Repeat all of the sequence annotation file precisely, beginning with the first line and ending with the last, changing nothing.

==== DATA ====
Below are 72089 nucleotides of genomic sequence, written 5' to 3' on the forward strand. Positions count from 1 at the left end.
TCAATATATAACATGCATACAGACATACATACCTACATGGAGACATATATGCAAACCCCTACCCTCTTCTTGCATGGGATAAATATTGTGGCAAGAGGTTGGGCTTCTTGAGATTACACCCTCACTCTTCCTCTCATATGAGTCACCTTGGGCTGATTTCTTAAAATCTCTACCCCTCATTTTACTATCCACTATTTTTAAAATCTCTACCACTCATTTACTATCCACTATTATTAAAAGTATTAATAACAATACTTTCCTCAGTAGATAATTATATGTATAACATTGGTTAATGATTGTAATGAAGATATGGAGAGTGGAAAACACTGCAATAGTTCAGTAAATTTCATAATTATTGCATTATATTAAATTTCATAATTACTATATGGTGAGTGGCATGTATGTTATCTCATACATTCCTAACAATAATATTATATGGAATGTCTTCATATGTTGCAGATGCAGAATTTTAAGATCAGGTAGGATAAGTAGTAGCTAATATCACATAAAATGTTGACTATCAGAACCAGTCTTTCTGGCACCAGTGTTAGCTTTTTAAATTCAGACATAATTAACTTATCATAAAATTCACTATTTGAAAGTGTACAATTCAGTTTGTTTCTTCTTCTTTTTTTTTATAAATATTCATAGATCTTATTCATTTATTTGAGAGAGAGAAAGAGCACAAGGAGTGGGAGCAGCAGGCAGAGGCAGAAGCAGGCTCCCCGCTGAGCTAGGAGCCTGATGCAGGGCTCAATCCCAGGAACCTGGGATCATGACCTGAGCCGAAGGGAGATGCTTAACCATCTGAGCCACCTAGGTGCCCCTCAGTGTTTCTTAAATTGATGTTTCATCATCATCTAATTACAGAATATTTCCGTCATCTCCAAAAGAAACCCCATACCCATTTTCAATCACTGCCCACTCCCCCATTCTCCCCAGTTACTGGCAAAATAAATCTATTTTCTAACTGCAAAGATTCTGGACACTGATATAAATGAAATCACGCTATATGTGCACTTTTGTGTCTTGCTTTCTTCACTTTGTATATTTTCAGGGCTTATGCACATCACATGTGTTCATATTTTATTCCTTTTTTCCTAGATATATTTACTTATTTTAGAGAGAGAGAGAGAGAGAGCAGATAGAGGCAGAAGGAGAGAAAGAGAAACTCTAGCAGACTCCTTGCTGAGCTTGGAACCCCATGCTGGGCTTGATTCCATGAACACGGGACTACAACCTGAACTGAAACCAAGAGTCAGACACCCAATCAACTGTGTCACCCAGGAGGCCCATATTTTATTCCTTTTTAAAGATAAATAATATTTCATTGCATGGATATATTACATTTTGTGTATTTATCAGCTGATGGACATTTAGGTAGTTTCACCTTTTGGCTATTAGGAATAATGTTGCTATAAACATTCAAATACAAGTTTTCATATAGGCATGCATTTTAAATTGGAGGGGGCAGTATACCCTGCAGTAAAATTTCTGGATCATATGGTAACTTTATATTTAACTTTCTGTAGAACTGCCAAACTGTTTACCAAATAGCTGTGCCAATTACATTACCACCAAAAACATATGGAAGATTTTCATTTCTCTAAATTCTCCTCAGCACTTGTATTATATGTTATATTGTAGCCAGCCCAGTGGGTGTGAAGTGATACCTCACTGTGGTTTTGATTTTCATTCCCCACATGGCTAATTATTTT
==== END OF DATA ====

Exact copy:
Below are 72089 nucleotides of genomic sequence, written 5' to 3' on the forward strand. Positions count from 1 at the left end.
TCAATATATAACATGCATACAGACATACATACCTACATGGAGACATATATGCAAACCCCTACCCTCTTCTTGCATGGGATAAATATTGTGGCAAGAGGTTGGGCTTCTTGAGATTACACCCTCACTCTTCCTCTCATATGAGTCACCTTGGGCTGATTTCTTAAAATCTCTACCCCTCATTTTACTATCCACTATTTTTAAAATCTCTACCACTCATTTACTATCCACTATTATTAAAAGTATTAATAACAATACTTTCCTCAGTAGATAATTATATGTATAACATTGGTTAATGATTGTAATGAAGATATGGAGAGTGGAAAACACTGCAATAGTTCAGTAAATTTCATAATTATTGCATTATATTAAATTTCATAATTACTATATGGTGAGTGGCATGTATGTTATCTCATACATTCCTAACAATAATATTATATGGAATGTCTTCATATGTTGCAGATGCAGAATTTTAAGATCAGGTAGGATAAGTAGTAGCTAATATCACATAAAATGTTGACTATCAGAACCAGTCTTTCTGGCACCAGTGTTAGCTTTTTAAATTCAGACATAATTAACTTATCATAAAATTCACTATTTGAAAGTGTACAATTCAGTTTGTTTCTTCTTCTTTTTTTTTATAAATATTCATAGATCTTATTCATTTATTTGAGAGAGAGAAAGAGCACAAGGAGTGGGAGCAGCAGGCAGAGGCAGAAGCAGGCTCCCCGCTGAGCTAGGAGCCTGATGCAGGGCTCAATCCCAGGAACCTGGGATCATGACCTGAGCCGAAGGGAGATGCTTAACCATCTGAGCCACCTAGGTGCCCCTCAGTGTTTCTTAAATTGATGTTTCATCATCATCTAATTACAGAATATTTCCGTCATCTCCAAAAGAAACCCCATACCCATTTTCAATCACTGCCCACTCCCCCATTCTCCCCAGTTACTGGCAAAATAAATCTATTTTCTAACTGCAAAGATTCTGGACACTGATATAAATGAAATCACGCTATATGTGCACTTTTGTGTCTTGCTTTCTTCACTTTGTATATTTTCAGGGCTTATGCACATCACATGTGTTCATATTTTATTCCTTTTTTCCTAGATATATTTACTTATTTTAGAGAGAGAGAGAGAGAGAGCAGATAGAGGCAGAAGGAGAGAAAGAGAAACTCTAGCAGACTCCTTGCTGAGCTTGGAACCCCATGCTGGGCTTGATTCCATGAACACGGGACTACAACCTGAACTGAAACCAAGAGTCAGACACCCAATCAACTGTGTCACCCAGGAGGCCCATATTTTATTCCTTTTTAAAGATAAATAATATTTCATTGCATGGATATATTACATTTTGTGTATTTATCAGCTGATGGACATTTAGGTAGTTTCACCTTTTGGCTATTAGGAATAATGTTGCTATAAACATTCAAATACAAGTTTTCATATAGGCATGCATTTTAAATTGGAGGGGGCAGTATACCCTGCAGTAAAATTTCTGGATCATATGGTAACTTTATATTTAACTTTCTGTAGAACTGCCAAACTGTTTACCAAATAGCTGTGCCAATTACATTACCACCAAAAACATATGGAAGATTTTCATTTCTCTAAATTCTCCTCAGCACTTGTATTATATGTTATATTGTAGCCAGCCCAGTGGGTGTGAAGTGATACCTCACTGTGGTTTTGATTTTCATTCCCCACATGGCTAATTATTTT